he put into his classes was outstanding, and he seemed to me an
unattainable model. Any lecture of his was a spectacle. I took various
courses from him: one about literary analysis, another on English
poetry, and a third on Lawrence as a novelist. In this course, I
recall, he became incensed against Eliot (Mr. Eliot, as he always
said) because of his attacks on Lawrence. For Leavis not only had
a feeling of literary solidarity with Lawrence, but also one of
class, and he thought that sophisticated critics (like Eliot and
Bertrand Russell) hadn't understood Lawrence even if they pretended
to sympathize with him. The social and moral context of literature
was very important to Leavis. He was a proletarian puritan. Although
much less systematic than Lukács or Goldmann, he had studied
English reality closely and knew his Marx. Leavis' excesses do not
even need to be mentioned, but I will tell you an anecdote. At the
end of a very moralistic class on Lawrence, I once conquered my
shyness and dared detain Leavis at the door for a moment to ask
him: "And what about Proust?" Before answering (he was
small, his sparse disheveled hair flying in all directions), he
fulminated me with his big, desperate eyes, and then he said one
word: "Unhealthy!" I remained silent because (in spite
of Borges) I adored Proust. When I finally reacted, Leavis had already
disappeared in the black whirlwind of his academic robe. But if
Leavis' personality was so extraordinary, no less extraordinary
were the many leads in criticism that his classes gave me. He put
me in touch with the work of Arnold and of Richards, and also with
And the study on Bello?
ERM: That, too, passed through various stages. Upon arriving
back in Montevideo in 1951, I was delayed in organizing all the
index cards. Then I realized that it would be necessary to spend
some time in Chile, where Bello had gone after leaving England,
and where he had completed, in thirty-five years of intense work,
his encyclopedic oeuvre. So I obtained a scholarship to visit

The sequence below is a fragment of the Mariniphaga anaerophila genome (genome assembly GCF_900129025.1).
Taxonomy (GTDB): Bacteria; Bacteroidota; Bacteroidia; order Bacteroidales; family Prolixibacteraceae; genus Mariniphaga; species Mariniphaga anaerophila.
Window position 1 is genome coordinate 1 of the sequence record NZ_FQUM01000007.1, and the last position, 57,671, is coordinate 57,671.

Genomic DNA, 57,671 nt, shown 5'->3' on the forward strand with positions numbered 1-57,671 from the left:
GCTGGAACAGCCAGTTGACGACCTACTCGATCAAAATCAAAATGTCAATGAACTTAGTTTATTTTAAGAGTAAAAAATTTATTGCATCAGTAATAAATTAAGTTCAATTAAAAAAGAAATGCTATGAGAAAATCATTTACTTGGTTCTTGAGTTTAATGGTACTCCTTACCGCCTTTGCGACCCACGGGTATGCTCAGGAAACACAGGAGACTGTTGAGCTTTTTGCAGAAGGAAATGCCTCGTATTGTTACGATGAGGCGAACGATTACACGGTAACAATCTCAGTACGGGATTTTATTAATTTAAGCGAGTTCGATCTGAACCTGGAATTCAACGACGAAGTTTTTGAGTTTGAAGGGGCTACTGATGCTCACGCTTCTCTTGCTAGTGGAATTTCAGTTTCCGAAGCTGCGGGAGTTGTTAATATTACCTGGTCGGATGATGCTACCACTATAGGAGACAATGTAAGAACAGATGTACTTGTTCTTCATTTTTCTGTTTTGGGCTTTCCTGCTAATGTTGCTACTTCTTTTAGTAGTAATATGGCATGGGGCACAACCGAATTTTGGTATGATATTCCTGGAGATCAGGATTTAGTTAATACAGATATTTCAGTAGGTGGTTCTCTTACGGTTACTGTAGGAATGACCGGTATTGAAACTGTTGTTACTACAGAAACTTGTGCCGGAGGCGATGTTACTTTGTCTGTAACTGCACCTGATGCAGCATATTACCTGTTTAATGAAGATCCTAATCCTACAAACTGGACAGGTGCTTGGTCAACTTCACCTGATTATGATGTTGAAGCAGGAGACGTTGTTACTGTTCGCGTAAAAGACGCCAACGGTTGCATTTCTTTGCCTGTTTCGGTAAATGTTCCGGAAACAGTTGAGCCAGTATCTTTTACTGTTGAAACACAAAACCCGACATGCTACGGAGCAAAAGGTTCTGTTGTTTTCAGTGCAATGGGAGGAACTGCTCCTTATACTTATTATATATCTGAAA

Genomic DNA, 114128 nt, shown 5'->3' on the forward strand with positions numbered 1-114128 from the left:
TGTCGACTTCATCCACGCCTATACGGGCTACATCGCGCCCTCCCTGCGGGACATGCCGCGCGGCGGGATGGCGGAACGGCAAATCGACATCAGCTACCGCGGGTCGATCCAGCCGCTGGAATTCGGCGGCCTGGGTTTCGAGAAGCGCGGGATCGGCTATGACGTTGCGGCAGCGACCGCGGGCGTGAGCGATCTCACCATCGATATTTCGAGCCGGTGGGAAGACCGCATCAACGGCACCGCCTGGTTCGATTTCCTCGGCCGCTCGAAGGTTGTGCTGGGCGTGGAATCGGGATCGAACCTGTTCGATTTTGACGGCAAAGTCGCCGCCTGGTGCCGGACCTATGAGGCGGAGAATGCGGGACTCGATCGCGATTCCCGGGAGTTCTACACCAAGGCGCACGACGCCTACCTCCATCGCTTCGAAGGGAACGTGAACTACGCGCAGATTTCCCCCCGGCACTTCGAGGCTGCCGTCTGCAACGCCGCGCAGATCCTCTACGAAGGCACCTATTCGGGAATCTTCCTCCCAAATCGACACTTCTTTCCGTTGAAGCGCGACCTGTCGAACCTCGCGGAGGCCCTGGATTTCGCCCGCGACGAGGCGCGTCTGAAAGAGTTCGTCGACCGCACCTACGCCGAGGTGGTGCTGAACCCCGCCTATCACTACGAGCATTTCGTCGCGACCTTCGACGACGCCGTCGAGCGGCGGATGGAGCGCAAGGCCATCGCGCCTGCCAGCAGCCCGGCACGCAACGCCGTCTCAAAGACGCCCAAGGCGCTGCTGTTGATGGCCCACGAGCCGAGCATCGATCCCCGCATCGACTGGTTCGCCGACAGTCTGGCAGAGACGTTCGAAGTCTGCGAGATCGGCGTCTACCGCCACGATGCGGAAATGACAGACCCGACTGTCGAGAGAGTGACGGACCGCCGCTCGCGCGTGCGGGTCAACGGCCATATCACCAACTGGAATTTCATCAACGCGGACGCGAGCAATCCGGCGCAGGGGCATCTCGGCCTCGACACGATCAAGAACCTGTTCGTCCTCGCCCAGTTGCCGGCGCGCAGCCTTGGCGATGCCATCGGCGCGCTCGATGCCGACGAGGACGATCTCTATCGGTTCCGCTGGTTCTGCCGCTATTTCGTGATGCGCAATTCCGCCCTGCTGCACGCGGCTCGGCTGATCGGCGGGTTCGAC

Chile for a few months in 1954, and with the material gathered there
I sketched a literary biography. Since it was of no interest to
me to speak about Bello's many non-literary activities, I decided
that the biography would be a study of his intellectual evolution
as a critic and as a poet, a biography in which there would be a
dialogue of texts, involving not only each of Bello's works, but
also those of his contemporaries. Bello's readings seemed to me
as important as his own books. I believe I was the first to study
in detail the catalogs of the libraries to which Bello had access,
from the British Museum and Miranda's splendid private library in
London to the libraries of Santiago, Chile, and in particular those
of his wealthy friends. My distant model was Boswell's classic biography
of Johnson. But since I didn't have the opportunity to converse
with Bello, as Boswell did with his subject, I had to make the texts
speak. The book was ready in 1956, but I continued revising it and
took another trip to England (1957-60) to gather more material.
The book was published in 1968 with the title El otro Andrés
What method are you following in the case of Borges?
ERM: Before I answer, let me tell you that between the biographies
of Bello and Borges, I wrote two more. The one of Horacio Quiroga
was relatively simple. Quiroga, like Poe, had such a tragic life
that the main task was to avoid melodrama and instill a certain
critical sense in the reading of his symbolically autobiographical
texts. The second biography I attempted was completely different.
I had promised to write a book on Pablo Neruda's poetry, and while
preparing it, I discovered that I first had to reconstruct his life,
since Neruda's poetry is unabashedly autobiographical. Contrary